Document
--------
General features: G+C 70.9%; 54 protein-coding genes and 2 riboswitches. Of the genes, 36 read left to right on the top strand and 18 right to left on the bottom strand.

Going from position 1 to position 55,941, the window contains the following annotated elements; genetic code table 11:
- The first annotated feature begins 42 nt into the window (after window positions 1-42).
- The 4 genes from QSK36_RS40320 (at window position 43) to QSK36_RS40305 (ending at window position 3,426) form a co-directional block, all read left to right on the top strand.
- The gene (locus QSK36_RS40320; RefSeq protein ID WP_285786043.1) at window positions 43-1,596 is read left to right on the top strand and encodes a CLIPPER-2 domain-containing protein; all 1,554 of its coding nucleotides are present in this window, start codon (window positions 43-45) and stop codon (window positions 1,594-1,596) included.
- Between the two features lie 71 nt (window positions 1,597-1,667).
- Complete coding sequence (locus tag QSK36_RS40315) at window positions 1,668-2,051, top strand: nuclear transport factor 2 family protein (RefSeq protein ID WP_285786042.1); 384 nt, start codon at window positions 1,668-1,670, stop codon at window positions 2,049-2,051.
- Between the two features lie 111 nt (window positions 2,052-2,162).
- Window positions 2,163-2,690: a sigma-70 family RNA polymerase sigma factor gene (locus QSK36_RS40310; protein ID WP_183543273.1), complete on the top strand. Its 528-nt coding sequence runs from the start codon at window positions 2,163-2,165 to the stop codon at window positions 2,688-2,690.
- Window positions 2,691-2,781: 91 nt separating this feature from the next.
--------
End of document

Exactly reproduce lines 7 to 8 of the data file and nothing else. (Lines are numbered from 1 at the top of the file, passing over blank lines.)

- Complete coding sequence (locus tag QSK36_RS40315) at window positions 1,668-2,051, top strand: nuclear transport factor 2 family protein (RefSeq protein ID WP_285786042.1); 384 nt, start codon at window positions 1,668-1,670, stop codon at window positions 2,049-2,051.
- Between the two features lie 111 nt (window positions 2,052-2,162).